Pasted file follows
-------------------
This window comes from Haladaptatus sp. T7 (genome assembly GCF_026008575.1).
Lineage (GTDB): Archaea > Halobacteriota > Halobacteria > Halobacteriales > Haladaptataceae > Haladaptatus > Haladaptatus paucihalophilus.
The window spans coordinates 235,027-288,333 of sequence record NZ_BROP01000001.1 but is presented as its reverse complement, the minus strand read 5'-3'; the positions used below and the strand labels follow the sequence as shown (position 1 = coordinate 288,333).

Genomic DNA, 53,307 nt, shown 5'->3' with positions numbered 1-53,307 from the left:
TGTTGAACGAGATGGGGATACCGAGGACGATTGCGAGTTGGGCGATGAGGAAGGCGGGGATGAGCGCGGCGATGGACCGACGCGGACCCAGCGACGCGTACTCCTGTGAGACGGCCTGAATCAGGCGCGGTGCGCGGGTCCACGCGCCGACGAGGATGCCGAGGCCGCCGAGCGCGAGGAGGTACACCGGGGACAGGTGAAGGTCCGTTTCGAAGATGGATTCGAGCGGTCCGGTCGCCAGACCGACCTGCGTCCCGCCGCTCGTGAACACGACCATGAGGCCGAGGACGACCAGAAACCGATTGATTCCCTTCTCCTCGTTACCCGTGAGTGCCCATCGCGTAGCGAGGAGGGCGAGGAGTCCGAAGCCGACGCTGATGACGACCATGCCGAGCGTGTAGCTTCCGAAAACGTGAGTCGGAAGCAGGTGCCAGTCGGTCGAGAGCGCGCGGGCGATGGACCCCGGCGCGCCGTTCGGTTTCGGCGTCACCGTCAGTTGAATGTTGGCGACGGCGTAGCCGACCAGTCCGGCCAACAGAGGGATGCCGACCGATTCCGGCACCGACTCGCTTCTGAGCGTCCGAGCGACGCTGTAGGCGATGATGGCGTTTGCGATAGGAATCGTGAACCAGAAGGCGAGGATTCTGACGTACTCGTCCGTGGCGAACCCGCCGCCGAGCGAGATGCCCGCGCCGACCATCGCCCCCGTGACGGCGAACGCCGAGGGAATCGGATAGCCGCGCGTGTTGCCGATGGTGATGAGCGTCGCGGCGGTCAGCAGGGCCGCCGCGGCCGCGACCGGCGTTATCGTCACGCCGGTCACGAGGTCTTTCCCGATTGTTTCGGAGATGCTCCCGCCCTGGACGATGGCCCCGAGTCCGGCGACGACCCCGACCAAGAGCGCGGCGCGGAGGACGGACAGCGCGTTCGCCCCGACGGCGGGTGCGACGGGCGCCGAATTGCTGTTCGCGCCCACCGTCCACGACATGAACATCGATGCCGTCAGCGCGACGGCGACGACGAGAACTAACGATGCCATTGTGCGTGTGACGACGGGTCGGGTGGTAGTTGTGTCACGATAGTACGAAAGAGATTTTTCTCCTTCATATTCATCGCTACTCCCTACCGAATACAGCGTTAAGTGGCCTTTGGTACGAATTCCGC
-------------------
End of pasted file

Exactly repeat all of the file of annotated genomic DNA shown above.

This window comes from Haladaptatus sp. T7 (genome assembly GCF_026008575.1).
Lineage (GTDB): Archaea > Halobacteriota > Halobacteria > Halobacteriales > Haladaptataceae > Haladaptatus > Haladaptatus paucihalophilus.
The window spans coordinates 235,027-288,333 of sequence record NZ_BROP01000001.1 but is presented as its reverse complement, the minus strand read 5'-3'; the positions used below and the strand labels follow the sequence as shown (position 1 = coordinate 288,333).

Genomic DNA, 53,307 nt, shown 5'->3' with positions numbered 1-53,307 from the left:
TGTTGAACGAGATGGGGATACCGAGGACGATTGCGAGTTGGGCGATGAGGAAGGCGGGGATGAGCGCGGCGATGGACCGACGCGGACCCAGCGACGCGTACTCCTGTGAGACGGCCTGAATCAGGCGCGGTGCGCGGGTCCACGCGCCGACGAGGATGCCGAGGCCGCCGAGCGCGAGGAGGTACACCGGGGACAGGTGAAGGTCCGTTTCGAAGATGGATTCGAGCGGTCCGGTCGCCAGACCGACCTGCGTCCCGCCGCTCGTGAACACGACCATGAGGCCGAGGACGACCAGAAACCGATTGATTCCCTTCTCCTCGTTACCCGTGAGTGCCCATCGCGTAGCGAGGAGGGCGAGGAGTCCGAAGCCGACGCTGATGACGACCATGCCGAGCGTGTAGCTTCCGAAAACGTGAGTCGGAAGCAGGTGCCAGTCGGTCGAGAGCGCGCGGGCGATGGACCCCGGCGCGCCGTTCGGTTTCGGCGTCACCGTCAGTTGAATGTTGGCGACGGCGTAGCCGACCAGTCCGGCCAACAGAGGGATGCCGACCGATTCCGGCACCGACTCGCTTCTGAGCGTCCGAGCGACGCTGTAGGCGATGATGGCGTTTGCGATAGGAATCGTGAACCAGAAGGCGAGGATTCTGACGTACTCGTCCGTGGCGAACCCGCCGCCGAGCGAGATGCCCGCGCCGACCATCGCCCCCGTGACGGCGAACGCCGAGGGAATCGGATAGCCGCGCGTGTTGCCGATGGTGATGAGCGTCGCGGCGGTCAGCAGGGCCGCCGCGGCCGCGACCGGCGTTATCGTCACGCCGGTCACGAGGTCTTTCCCGATTGTTTCGGAGATGCTCCCGCCCTGGACGATGGCCCCGAGTCCGGCGACGACCCCGACCAAGAGCGCGGCGCGGAGGACGGACAGCGCGTTCGCCCCGACGGCGGGTGCGACGGGCGCCGAATTGCTGTTCGCGCCCACCGTCCACGACATGAACATCGATGCCGTCAGCGCGACGGCGACGACGAGAACTAACGATGCCATTGTGCGTGTGACGACGGGTCGGGTGGTAGTTGTGTCACGATAGTACGAAAGAGATTTTTCTCCTTCATATTCATCGCTACTCCCTACCGAATACAGCGTTAAGTGGCCTTTGGTACGAATTCCGC